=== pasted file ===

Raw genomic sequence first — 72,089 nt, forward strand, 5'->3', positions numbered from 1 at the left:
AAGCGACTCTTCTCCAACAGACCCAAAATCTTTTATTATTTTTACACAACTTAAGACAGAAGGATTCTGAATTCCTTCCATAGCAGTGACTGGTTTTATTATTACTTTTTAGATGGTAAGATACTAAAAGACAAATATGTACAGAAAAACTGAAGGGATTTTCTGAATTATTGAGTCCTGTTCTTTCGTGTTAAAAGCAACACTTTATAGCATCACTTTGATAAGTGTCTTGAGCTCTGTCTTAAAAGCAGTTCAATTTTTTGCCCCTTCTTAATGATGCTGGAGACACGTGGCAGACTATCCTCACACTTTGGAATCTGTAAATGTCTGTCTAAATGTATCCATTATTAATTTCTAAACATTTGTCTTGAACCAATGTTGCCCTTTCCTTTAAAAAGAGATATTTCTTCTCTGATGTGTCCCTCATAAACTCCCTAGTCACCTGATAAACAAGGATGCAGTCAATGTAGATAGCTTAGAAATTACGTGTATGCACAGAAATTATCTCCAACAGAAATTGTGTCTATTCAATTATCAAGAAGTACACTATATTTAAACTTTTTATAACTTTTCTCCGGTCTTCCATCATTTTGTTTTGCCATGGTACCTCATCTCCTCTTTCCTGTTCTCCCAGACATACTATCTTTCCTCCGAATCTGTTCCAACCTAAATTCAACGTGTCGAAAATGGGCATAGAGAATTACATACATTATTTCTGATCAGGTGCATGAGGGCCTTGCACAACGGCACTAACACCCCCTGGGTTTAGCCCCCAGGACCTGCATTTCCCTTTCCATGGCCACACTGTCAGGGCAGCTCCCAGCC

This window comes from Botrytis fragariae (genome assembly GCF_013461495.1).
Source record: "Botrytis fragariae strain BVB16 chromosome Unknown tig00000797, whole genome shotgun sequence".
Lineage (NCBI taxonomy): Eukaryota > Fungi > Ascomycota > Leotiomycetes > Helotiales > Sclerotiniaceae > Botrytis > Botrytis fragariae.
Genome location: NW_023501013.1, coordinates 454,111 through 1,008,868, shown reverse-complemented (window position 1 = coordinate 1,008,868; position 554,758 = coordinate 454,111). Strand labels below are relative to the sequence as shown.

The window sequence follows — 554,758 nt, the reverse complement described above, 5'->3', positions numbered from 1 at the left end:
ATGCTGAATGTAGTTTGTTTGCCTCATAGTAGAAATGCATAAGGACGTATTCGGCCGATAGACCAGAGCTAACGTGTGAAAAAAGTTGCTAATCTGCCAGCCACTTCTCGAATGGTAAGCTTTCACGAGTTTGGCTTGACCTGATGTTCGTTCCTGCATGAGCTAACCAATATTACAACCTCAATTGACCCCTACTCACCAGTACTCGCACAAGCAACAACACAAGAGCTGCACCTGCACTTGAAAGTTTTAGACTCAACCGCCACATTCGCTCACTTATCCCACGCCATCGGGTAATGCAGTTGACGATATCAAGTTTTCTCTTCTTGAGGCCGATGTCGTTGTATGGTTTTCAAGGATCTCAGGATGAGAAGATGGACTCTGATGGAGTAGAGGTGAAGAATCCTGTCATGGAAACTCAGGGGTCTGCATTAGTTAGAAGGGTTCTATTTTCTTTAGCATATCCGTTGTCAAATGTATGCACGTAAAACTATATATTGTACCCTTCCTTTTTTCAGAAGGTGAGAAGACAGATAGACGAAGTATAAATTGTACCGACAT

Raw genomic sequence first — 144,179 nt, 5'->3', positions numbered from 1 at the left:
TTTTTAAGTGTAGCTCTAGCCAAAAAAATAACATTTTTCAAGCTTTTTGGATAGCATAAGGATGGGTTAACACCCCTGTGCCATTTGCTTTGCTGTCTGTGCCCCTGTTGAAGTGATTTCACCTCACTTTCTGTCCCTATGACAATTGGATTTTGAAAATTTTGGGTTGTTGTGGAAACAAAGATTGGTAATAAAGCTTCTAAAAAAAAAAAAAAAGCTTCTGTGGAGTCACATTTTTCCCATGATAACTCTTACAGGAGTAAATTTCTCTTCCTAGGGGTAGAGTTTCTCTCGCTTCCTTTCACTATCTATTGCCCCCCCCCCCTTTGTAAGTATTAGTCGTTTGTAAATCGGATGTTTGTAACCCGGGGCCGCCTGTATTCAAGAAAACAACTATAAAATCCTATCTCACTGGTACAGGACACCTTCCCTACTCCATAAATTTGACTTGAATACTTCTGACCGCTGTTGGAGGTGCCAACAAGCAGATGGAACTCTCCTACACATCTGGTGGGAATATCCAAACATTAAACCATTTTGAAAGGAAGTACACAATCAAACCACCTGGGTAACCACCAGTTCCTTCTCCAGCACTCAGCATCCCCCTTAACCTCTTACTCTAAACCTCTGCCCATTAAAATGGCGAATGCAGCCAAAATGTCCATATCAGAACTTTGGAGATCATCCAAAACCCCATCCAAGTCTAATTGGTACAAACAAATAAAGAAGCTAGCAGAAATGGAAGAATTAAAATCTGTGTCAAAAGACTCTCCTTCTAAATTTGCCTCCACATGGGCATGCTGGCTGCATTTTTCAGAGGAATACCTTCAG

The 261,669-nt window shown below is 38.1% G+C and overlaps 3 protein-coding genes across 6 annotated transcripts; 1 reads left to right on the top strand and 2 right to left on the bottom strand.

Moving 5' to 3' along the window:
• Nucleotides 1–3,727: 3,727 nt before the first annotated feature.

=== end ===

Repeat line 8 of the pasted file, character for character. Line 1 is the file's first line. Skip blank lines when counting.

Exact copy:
ATGCTGAATGTAGTTTGTTTGCCTCATAGTAGAAATGCATAAGGACGTATTCGGCCGATAGACCAGAGCTAACGTGTGAAAAAAGTTGCTAATCTGCCAGCCACTTCTCGAATGGTAAGCTTTCACGAGTTTGGCTTGACCTGATGTTCGTTCCTGCATGAGCTAACCAATATTACAACCTCAATTGACCCCTACTCACCAGTACTCGCACAAGCAACAACACAAGAGCTGCACCTGCACTTGAAAGTTTTAGACTCAACCGCCACATTCGCTCACTTATCCCACGCCATCGGGTAATGCAGTTGACGATATCAAGTTTTCTCTTCTTGAGGCCGATGTCGTTGTATGGTTTTCAAGGATCTCAGGATGAGAAGATGGACTCTGATGGAGTAGAGGTGAAGAATCCTGTCATGGAAACTCAGGGGTCTGCATTAGTTAGAAGGGTTCTATTTTCTTTAGCATATCCGTTGTCAAATGTATGCACGTAAAACTATATATTGTACCCTTCCTTTTTTCAGAAGGTGAGAAGACAGATAGACGAAGTATAAATTGTACCGACAT